Wednesday, January 1, 2014

A muted welcome to new year as city mourns Delhi girl


LAST NIGHT OF 2012

Many Cut Down On Celebrations For Angariki Chaturthi

 

 Bella Jaisinghani TNN


    Perhaps for the first time since New Year 2009 when the wounds of 26/11 were still raw, the advent of another new year was muted in the city.
 
    Several celebrations to welcome 2013 were cancelled owing to the death of the Delhi gangrape victim. Moreover, the fasting festival of Angariki Chaturthi began at midnight, prompting most Maharashtrians to abstain from meat and alcohol.
 
    Railway clubs across the city cancelled their celebrations. “We were to attend the annual bash at Nirmal Park, a railway club opposite Rani Baug, but learned that the authorities had called it off,” said a resident of Mazgaon. Mahindra Park in Ghatkopar also aborted its New Year’s Eve plans to honour the memory of the deceased girl.
 
    Hoteliers and bar owners confirmed only 50% turnout was witnessed till late on Monday evening. “There is a drop in the number of men who come to only drink. But families are out in strength,” said Karan Menon, owner of What’s Cooking restaurant in Gorai. “Three factors have contributed to low attendance. For one, Angariki Chaturthi will begin at midnight, the New Year’s Eve has fallen on a weekday and people are mourning the Delhi rape victim. Bookings were lower than expectation and the turnout is just 50% of that in previous years,” said Shashikant Shetty, general secretary of AHAR, an association of over 7,500 bars and restaurants in the city.
 
    Echoing him, Pradeep Shetty, of the parallel Hotels and Restaurants Association of Western India, said, “Ticket sales were not up to the mark and by late Monday evening, the turnout was poor, perhaps around 50% of usual.”
 
    Vast crowds flocked to temples instead. Chairman of the Siddhivinayak temple trust Subhash Mayekar said more than 8,000 devotees lined up by 8pm for darshan that would start at 1.30am on Tuesday.
 
    Through New Year’s Eve, a series of rallies, hoping to secure women’s safety in India, continued. Posters dripping sarcasm invited Mumbai’s “dented and painted” women to reclaim the streets at a solidarity march in Dadar at midnight. Volunteers assembled at Chaityabhoomi after 10.30pm and asked people to ‘Take Back the Night’ with “friends, family, lovers and pets”.
 
    Another march began at Marine Drive at 4pm, urging the government to ensure safety for women and kids in 2013. Demanding speedy arrest and conviction of sex-offenders, protesters said harassment be made a cognizable offence. Tennis star Leander Paes joined a flash mob at Mumbai Central station, urging men to respect women.
 
    The presence of women in places like Gateway and Juhu also dropped. The police said they had done everything in their capacity to fortify the venues, including creating separate enclosures, providing visible policing and videography. But the ghost of the Delhi gangrape has also refreshed memories of the Juhu molestation some years ago, prompting women to opt for house parties instead.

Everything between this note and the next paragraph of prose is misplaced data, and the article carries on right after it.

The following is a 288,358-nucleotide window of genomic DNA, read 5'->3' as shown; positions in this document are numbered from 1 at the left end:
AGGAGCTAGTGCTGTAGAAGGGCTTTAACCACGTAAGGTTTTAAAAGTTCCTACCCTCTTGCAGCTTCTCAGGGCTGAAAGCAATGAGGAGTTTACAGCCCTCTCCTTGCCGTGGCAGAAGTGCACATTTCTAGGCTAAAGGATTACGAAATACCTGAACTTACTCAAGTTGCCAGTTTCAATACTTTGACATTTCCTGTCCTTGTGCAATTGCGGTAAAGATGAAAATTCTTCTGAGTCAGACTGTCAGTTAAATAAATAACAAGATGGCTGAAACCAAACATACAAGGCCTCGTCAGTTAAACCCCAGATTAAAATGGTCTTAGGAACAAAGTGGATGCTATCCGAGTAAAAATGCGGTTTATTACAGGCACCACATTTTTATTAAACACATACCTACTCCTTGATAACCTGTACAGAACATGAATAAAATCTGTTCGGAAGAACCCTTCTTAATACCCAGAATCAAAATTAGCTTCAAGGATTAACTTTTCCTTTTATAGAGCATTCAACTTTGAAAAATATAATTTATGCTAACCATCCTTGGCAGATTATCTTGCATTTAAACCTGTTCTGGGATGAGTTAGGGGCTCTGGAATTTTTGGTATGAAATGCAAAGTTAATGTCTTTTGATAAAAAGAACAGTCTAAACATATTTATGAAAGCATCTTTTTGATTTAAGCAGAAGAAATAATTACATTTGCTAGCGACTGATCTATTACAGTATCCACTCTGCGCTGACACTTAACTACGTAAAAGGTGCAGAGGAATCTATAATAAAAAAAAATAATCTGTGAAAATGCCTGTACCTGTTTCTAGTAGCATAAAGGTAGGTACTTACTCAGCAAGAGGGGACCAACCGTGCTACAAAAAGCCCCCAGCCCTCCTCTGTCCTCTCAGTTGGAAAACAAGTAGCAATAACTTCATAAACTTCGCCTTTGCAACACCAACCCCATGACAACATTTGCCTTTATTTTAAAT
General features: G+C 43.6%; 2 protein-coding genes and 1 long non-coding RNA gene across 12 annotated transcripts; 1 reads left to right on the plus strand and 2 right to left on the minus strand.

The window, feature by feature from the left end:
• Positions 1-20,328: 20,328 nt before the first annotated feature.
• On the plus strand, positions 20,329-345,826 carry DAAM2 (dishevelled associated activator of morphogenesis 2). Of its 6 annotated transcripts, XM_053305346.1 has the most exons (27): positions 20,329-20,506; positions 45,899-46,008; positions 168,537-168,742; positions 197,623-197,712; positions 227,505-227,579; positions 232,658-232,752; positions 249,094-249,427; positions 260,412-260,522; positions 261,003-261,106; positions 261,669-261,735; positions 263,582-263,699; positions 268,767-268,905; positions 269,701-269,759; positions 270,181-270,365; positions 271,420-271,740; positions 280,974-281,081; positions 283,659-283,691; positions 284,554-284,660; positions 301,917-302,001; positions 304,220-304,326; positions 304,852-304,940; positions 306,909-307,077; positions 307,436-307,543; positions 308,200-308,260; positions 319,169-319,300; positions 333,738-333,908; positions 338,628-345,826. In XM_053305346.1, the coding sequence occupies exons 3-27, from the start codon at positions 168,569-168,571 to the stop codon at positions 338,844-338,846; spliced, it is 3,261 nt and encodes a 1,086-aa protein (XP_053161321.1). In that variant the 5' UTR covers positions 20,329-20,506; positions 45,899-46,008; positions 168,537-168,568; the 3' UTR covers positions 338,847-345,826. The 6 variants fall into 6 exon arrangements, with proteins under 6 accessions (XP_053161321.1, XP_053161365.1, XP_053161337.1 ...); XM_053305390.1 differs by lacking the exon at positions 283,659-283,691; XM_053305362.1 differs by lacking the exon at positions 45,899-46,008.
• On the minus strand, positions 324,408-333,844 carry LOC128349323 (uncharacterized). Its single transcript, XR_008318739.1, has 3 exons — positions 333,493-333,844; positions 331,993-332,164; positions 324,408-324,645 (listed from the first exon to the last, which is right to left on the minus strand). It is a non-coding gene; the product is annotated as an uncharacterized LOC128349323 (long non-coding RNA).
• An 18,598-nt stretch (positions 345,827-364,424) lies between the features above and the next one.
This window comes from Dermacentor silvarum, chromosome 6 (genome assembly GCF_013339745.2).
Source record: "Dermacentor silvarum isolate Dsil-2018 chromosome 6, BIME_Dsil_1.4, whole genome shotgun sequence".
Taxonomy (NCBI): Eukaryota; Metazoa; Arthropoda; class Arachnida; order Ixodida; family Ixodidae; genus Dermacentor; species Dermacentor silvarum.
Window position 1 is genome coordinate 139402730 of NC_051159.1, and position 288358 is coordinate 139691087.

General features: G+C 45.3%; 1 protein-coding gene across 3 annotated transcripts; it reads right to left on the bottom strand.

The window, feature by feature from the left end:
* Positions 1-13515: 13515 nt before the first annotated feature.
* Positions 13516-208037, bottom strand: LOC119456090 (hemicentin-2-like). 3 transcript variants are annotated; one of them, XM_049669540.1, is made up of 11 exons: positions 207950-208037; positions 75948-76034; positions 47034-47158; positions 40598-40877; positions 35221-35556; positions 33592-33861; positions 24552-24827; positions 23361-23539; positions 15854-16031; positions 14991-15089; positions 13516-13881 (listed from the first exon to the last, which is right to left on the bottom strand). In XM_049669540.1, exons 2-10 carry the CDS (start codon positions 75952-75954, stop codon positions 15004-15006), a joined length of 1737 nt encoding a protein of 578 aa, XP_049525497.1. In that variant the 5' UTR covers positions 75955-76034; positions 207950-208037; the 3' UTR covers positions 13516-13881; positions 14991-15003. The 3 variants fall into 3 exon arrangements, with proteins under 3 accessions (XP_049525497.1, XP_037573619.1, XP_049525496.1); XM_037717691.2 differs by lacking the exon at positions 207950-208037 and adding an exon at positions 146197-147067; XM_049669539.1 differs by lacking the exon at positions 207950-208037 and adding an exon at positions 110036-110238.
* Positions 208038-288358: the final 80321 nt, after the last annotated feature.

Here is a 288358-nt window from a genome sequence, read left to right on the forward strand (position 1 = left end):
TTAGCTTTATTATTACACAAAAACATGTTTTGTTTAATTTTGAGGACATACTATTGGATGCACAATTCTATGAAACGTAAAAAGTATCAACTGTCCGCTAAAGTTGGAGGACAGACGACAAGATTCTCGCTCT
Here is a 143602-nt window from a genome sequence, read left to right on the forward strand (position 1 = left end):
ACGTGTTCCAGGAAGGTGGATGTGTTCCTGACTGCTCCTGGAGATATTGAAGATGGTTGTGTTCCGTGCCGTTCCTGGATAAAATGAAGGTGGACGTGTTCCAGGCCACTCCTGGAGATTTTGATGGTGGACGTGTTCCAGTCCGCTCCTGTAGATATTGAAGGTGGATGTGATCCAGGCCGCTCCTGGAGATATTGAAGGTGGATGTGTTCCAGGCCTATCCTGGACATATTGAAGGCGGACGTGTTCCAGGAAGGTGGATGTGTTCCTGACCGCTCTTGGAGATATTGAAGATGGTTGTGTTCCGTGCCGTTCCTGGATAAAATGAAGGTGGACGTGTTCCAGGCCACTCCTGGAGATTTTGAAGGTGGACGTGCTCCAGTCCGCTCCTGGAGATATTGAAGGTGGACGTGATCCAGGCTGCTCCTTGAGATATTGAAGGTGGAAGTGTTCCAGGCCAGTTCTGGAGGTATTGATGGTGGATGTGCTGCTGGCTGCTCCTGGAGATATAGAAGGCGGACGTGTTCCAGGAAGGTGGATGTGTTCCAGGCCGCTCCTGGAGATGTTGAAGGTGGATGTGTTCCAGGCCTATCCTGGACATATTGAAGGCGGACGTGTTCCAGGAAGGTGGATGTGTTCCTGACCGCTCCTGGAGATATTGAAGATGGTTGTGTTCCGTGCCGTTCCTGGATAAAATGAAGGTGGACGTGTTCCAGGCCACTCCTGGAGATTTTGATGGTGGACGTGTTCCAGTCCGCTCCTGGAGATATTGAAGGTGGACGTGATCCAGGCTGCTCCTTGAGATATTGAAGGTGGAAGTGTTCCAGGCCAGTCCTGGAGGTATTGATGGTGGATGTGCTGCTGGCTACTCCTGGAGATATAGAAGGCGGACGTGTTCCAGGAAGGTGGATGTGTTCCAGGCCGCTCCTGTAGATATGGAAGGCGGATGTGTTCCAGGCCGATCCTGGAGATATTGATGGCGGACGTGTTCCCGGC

PUB CHECK
    
Hotels, bars and restaurants made valet services available. Guards helped guests arrange for drivers and vehicles before they left. The move was aimed at preventing anyone from driving drunk
    Bartenders, bouncers and other staff members of
hotels and bars kept a lookout for troublemakers and ensured that no reveller drank too much
Big hotels and bars checked every guest and monitored the entry and exit points & parking lots
Employees and guests were advised to dial police and fi re helplines 100 and 101 in case of emergency 
 
 POLICE BANDOBAST
    Nakabandis were set up in central Mumbai, particularly on Worli Seaface and N M Joshi Marg besides in Dadar, Sion and Matunga
    In the western suburbs, cops’ focus was on the 5-star hotel districts of Powai, MIDC and Sahar
    In the eastern suburbs, hotels and malls were checked
    2 batches with 100 commandos each, along with 150 women constables, guarded hotspots in
the eastern suburbs
    In south Mumbai, 6,000 police personnel and 550 home guards were deployed. 200 female cops were stationed at Chowpatty
    8 combat teams roamed SoBo; as many police videographers documented public parties
    Different entry and exit points were devised for women, families and stags at Gateway, Chowpatty
    At Gateway, 10 police CCTV cameras
were put up besides 100 private ones by Taj. Chowpatty had 32 CCTV cameras
Visible patrolling began by 8.30pm
Malls and hotels were asked to hire extra guards
Anti-sexual har
assment squads tied up with traffi c cops to nab molesters and drunk drivers
Police kept watch on the amount of liquor sold 

Graphic inputs by V Narayan, Mateen Hafeez, Chittaranjan Tembhekar
 
 
DOCS ON DUTY
    To ensure that any casualty can be attended to swiftly, public hospitals allocated beds and put resident doctors on duty for the New Year’s Eve. “In order to tackle emergency cases, we have allocated 30 beds and kept 15 resident medical officers on call so that immediate treatment can be offered,” said KEM Hospital dean Dr Sandhya Kamat. “Similar arrangements were made in the 16 periphery hospitals in the suburbs as well.”
Pratibha Masand
 
 FLOWER SHOWER ON THE LORD 
 Aprivate company has secured permission to shower flowers upon Siddhivinayak temple from a helicopter on January 1, when the festival of Angariki Chaturthi is also being observed; it has fallen on the first day of the new year after 95 years. The shower is expected to take place between 11am and 1pm. Angarki Chaturthi is dedicated to the worship of Lord Ganesh with several Maharashtrians opting to fast this day. _ Sanjeev Shivadekar







Devotees at Siddhivinayak 
 
The Times of India, January 1, 2014

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